“I think it has to be dismantled and set a whole new independent body which will investigate police and battle to end police brutality; otherwise it will not subside. That body has been there for a very long time without doing its job,” she said.
The police currently use the Criminal Procedure and Evidence Act 1981 which states that all evidence brought before court by police officers need to prove that it was not obtained through the use of force.
If a suspect can claim that he was beaten or intimidated to end implicating, that case is dissolved, however that is not the case happening on the ground. People are thumped until they implicate themselves.
She continued that, “The minimal force that they can use is when a suspect runs away. Their constitution does not agree that police officers should assault civilian, even the international treaty that they have signed does not agree, that’s why many countries spit on Lesotho for not honoring a pact that they have signed for,” she said.
“Another was killed at Kao in 2018 December during a clash that was between police officer and a civilian, the police flocked over that village and started beaten all the men in that village,” she said.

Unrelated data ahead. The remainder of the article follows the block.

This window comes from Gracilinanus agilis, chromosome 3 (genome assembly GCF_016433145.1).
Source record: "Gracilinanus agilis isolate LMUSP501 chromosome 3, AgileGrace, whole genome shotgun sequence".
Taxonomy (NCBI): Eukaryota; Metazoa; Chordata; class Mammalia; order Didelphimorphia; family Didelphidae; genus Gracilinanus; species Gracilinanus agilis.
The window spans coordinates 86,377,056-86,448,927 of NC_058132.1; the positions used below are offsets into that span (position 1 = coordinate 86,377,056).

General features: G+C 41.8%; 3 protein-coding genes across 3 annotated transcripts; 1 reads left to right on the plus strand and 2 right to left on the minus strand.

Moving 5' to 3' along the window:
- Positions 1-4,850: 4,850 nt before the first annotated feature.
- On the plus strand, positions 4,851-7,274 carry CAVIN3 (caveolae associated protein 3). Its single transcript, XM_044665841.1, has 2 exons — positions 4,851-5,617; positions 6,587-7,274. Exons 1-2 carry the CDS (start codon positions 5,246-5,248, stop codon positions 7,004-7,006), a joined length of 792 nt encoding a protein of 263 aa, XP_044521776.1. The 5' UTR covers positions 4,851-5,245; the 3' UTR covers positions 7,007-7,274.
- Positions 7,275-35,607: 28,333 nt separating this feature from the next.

“One was killed in a cell in Leribe,” she said.
TRC confirmed 33 deaths of victims who were cold bloodedly killed by the police from June 2017 until 2019. Victims were shot and killed by the police.
For instance, Thelingoane ‘Mota was shot and killed by the police in Koro-Koro on July 29, 2017. Pakisi Sek’hethe Maqaleha was tortured to death by the police on October 31, 2017 in Butha-Buthe. The 70 year-old Mosuoe Raleaba was also tortured to death in police detention in Maputsoe on November 10, 2017.
The disabled Molete Khalala was kicked and fatally shot and killed in cold blood by police in Mosaqane, Qacha’s Nek, Terene Pitae was shot and killed by riot police at Kao Mine during a protest by villagers. Thabang Maqokoane and Pitisi Maliehe were also shot and killed in 2018. fff0000000000